“Something Will Rebalance”: Goldman Boss Solomon Warns That Market Greed Is Outpacing Fear
Goldman Sachs boss David Solomon is the latest to speak out and admit that the market is running at a fever pitch.
In kinder terms, Solomon said this week that greed in the market is now outpacing fear, according to Bloomberg.
He was speaking at the Bloomberg New Economy Forum in Singapore, where he commented: “When I step back and think about my 40-year career, there have been periods of time when greed has far outpaced fear — we are in one of those periods. My experience says those periods aren’t long lived. Something will rebalance it and bring a little bit more perspective.”
Goldman’s comments come as indexes are up nearly multiples of themselves since the March 2020 drawdown as a result of market participants digesting the coming effects of Covid.
Solomon continued: “Chances are interest rates will move up, and if interest rates move up that in of itself will take some of the exuberance out of certain markets.”
He also commented about moving to a “green economy” and, like many who have been advocating for the coming trillions in printed dollars that will fund the “war” against climate change, argued that steps taken would need to be drastic. “We have to recognize we are trying to drive very dramatic change,” he said.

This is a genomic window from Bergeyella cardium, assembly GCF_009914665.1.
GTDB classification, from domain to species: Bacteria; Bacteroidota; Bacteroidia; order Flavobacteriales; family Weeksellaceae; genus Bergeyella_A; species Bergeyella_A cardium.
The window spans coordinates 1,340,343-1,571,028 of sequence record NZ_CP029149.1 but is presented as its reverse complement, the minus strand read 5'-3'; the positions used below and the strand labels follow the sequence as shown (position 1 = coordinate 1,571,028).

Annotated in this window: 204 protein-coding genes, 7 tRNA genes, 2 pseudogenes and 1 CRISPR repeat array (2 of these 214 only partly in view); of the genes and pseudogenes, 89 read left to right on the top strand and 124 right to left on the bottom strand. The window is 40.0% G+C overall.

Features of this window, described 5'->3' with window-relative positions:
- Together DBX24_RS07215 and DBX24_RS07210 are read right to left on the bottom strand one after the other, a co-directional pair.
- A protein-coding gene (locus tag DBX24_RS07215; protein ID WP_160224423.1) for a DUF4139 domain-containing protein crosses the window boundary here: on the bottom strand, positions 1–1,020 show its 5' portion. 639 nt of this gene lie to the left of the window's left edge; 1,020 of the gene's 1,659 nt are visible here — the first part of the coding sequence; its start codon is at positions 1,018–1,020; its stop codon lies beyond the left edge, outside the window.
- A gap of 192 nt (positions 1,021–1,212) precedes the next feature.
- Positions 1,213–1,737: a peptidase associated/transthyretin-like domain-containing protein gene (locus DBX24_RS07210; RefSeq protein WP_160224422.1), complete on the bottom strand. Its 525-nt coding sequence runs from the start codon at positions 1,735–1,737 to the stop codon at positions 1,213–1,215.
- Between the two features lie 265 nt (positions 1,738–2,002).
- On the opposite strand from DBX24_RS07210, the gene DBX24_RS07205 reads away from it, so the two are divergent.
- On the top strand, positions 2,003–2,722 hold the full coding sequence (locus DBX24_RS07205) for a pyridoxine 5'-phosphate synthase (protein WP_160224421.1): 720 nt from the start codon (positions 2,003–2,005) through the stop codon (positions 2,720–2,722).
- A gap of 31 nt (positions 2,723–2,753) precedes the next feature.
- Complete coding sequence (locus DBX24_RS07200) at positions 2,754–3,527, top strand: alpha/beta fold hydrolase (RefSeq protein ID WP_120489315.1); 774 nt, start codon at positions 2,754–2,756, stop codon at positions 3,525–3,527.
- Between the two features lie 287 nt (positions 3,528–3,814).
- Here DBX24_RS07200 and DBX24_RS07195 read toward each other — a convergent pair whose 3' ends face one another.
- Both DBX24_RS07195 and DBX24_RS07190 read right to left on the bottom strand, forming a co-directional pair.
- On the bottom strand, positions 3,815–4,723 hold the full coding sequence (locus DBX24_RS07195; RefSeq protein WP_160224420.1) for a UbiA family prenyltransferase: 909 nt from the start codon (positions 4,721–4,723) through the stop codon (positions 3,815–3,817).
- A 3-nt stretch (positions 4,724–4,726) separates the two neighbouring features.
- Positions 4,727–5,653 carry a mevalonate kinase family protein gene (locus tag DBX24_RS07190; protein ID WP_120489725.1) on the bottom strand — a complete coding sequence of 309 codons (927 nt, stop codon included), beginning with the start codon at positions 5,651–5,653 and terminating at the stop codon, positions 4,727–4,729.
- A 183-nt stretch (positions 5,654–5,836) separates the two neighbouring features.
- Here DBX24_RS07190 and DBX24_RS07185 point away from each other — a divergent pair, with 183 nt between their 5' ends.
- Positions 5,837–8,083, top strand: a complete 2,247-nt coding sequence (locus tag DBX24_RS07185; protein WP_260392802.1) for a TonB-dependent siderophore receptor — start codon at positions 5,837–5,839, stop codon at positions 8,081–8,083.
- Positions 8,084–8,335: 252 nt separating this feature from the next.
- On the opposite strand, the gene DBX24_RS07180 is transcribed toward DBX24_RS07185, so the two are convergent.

Goldman has said in the past it will be difficult to stop working with the fossil fuel industry altogether.
Solomon also commented on China, stating that the country wants to grow its capital markets and can do so by continuing to participate in other parts of the global economy.
There has been pushback on some Wall Street banks for wanting to move business into China, especially as the U.S. stands at odds with Beijing on a number of issues, including Taiwan. Goldman “has plans to double its workforce in China to 600 and ramp up in asset and wealth management,” Bloomberg reported.
He said: “I think China wants to grow its capital markets, they want more listing activity in Hong Kong and onshore. [The participation of global institutions] strengthens their capital markets and so my guess is they’ll continue to support that, but the world can change.”
Covid restrictions in Asia are marking a “headwind for global talent in that part of the world,” Solomon concluded.